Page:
#3: That you can eat whatever you want.
Before having kids, feeding never crossed my mind. I thought about whether I would have girls or boys, their health, and what motherhood was going to be like. But whether I would breastfeed or formula feed never fazed me. My mom breastfed my sister, brother, and me, so I assumed that's what I would do too.
I tried not to put pressure on myself. When people asked me if I was planning to breastfeed or formula feed (I was asked this question a lot even though it's no one's business), my response was, "I'm going to try and breastfeed and see how it goes. If it doesn't work out, I'll go from there."
I'll admit, I had a relatively smooth breastfeeding experience. That's not to say there weren't engorged breasts, chapped nipples, or frustrated feeding sessions; in fact, I needed the help of a lactation specialist while nursing my second because. However, the overall experience was one I will cherish forever, and four years post-breastfeeding I can look back and smile on the memories.
I can smile because I'm now pretty far removed from the experience, with my daughters being five and six years old. Breastfeeding is challenging and it didn't always go according to plan. There were times I felt alone and overwhelmed because I had some preconceived notions I should have taken with a grain of salt. I would still breastfeed again, even knowing these truths, but it would have been nice to know the following to feel a little more prepared.
That breastfeeding is easy
First and foremost, breastfeeding is hard! It's work—like, a lot of work. In fact, one full year of breastfeeding equals approximately 1,800 hours of a mom's time. Breastfeeding basically is a full-time job. Combine that with other responsibilities, like insane amounts of laundry, actual jobs, other kids, spouses and cooking and it's no wonder finding the time to commit to breastfeeding can feel unmanageable. Breastfeeding is a commitment and is anything but easy.
That breastfed babies shouldn't use pacifiers
One of the biggest misnomers in my opinion is the idea of nipple confusion. I'm not a lactation consultant, however, from my experience, nipple confusion is a lie. When I was in the hospital with my oldest, the lactation consultant basically made me sign my life away when I asked for a pacifier. She told me if I opted for a pacifier, it could make latching to the boob more difficult. Both my daughters ended up using pacifiers regularly as a soothing mechanism and both my daughters breastfed to the one-year mark. They had no problems going back and forth between a pacifier nipple, a breast nipple, and a bottle nipple, so using a pacifier was an unnecessary worry in my situation.
That you can eat whatever you want while breastfeeding
This lie was two-fold. First, I was always told breastfeeding burns calories. While that may be the case, it didn't mean the baby weight melted away. Second, when I was breastfeeding my second child, I had to cut out dairy and soy for a few months because of an intolerance. I had no idea I would have to change my diet in order to accommodate the needs of my daughters. For me, cutting out dairy and soy wasn't a big deal, but it meant I couldn't have that extra bowl of ice cream or eat whatever I wanted!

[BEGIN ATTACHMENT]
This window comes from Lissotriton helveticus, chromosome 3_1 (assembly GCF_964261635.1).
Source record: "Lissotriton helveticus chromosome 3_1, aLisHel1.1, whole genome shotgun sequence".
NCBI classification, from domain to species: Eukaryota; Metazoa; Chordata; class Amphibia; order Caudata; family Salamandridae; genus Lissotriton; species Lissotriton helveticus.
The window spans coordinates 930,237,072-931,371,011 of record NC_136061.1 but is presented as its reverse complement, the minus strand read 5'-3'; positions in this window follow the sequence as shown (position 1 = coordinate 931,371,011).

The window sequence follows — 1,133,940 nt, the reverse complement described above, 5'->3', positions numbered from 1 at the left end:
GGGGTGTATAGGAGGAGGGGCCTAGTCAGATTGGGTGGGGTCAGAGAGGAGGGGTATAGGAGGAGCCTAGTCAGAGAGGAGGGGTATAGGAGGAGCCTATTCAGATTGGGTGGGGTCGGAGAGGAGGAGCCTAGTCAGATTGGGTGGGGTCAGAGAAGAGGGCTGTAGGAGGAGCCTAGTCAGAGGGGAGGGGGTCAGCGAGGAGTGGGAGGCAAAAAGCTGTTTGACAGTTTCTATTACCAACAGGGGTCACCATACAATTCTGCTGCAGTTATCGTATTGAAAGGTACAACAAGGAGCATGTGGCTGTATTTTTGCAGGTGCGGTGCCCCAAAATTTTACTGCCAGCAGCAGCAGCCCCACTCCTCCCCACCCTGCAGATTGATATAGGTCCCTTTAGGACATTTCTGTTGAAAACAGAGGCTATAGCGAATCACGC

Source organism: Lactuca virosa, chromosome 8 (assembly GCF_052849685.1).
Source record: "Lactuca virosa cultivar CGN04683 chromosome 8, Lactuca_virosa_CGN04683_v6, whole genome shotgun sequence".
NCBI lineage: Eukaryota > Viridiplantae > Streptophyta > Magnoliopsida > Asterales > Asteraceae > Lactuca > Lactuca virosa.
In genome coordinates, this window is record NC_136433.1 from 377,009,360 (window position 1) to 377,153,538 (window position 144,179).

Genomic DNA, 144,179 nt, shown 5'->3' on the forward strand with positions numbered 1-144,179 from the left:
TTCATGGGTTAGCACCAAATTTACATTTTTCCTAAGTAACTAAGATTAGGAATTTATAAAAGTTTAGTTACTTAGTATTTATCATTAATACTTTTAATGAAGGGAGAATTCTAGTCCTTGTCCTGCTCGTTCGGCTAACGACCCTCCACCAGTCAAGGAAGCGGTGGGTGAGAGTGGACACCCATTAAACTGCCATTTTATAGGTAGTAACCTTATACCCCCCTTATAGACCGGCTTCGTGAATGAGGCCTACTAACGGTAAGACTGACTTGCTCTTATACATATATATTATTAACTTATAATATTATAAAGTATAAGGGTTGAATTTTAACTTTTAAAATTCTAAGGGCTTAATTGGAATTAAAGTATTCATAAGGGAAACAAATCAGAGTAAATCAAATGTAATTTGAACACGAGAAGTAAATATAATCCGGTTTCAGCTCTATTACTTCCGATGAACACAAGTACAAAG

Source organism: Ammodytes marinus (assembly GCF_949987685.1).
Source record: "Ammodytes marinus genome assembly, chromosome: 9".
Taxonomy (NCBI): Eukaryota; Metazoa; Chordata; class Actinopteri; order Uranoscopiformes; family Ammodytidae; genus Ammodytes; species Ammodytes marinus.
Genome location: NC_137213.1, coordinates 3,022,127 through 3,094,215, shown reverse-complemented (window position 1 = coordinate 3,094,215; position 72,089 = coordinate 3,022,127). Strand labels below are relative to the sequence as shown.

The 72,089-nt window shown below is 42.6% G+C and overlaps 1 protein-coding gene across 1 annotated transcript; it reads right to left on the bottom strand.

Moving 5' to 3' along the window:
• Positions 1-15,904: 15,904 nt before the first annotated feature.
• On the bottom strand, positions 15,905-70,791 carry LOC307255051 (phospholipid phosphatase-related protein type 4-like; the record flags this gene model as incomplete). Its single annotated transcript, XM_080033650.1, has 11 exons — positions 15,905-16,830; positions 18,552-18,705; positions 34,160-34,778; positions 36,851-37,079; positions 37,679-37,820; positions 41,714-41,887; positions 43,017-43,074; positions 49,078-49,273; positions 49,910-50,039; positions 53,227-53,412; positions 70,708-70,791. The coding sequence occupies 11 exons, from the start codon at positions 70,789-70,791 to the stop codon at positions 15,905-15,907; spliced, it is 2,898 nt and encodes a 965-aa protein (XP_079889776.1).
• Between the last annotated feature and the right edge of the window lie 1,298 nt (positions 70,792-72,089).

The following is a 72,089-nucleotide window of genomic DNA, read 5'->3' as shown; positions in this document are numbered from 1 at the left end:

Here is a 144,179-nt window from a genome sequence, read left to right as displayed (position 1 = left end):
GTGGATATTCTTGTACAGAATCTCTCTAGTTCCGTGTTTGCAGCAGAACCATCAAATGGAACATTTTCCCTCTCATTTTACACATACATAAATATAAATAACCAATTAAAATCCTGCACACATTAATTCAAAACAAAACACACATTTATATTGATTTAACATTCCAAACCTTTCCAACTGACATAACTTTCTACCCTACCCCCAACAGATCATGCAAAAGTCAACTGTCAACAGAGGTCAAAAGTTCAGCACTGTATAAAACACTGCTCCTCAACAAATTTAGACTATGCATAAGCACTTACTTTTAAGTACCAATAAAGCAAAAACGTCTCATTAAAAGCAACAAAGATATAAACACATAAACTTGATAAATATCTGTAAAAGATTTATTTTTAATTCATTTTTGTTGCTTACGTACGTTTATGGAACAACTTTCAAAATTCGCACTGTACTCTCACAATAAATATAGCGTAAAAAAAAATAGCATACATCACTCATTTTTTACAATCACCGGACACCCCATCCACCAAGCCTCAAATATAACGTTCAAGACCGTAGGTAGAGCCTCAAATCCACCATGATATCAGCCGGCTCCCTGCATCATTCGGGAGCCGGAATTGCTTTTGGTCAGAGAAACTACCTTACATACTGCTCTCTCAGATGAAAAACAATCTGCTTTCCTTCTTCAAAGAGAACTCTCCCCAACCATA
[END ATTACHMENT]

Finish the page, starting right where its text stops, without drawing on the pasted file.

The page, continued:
That breastfeeding is painless
I was unaware of and unprepared for the pain of breastfeeding, especially in those beginning days. Between the engorged breasts filled with milk and the chapped nipples that felt like knives stabbing into me every time my daughters latched, the beginning of breastfeeding was one of my more painful experiences. And the second time around, in those first couple days, no one told me it would feel like I was having contractions every time my daughter breastfed. Apparently, that's a thing for second-time breastfeeding moms: breastfeeding helps the uterus contract down, which in turn creates some pain. Eventually, the milk supply does even out so you no longer feel engorged, your nipples callous over, and your uterus goes back to its normal size, so breastfeeding does become painless. But, in those first few weeks, nipple cream and heating pads are your two best friends.
That middle of the night feedings are the worst
I loved the middle of the night feedings. Was I exhausted? Yes. Did I get woken up constantly to feed? Yes. Was my husband able to help? No. But, thinking back on those middle of the night feedings, all I remember is the stillness of the night, when everyone was sleeping and I was holding my infant, listening to her little gulp, with her delicate palm resting gently on my chest. It was our time together; just the baby and me. Sometimes, I watched a television show while feeding, sometimes I sat in a daze and sometimes I dozed off. But those middle of the night feeds are some of my most special memories and the main reason I never wanted a night nurse, even after knowing the amount of exhaustion that came with a newborn. Now, someone to help during the day so I could nap: that's a different story!
- Pump and Dump: Turns Out, It's Rarely Necessary - Motherly ›
- 5 bottle-feeding myths we want to clear up - Motherly ›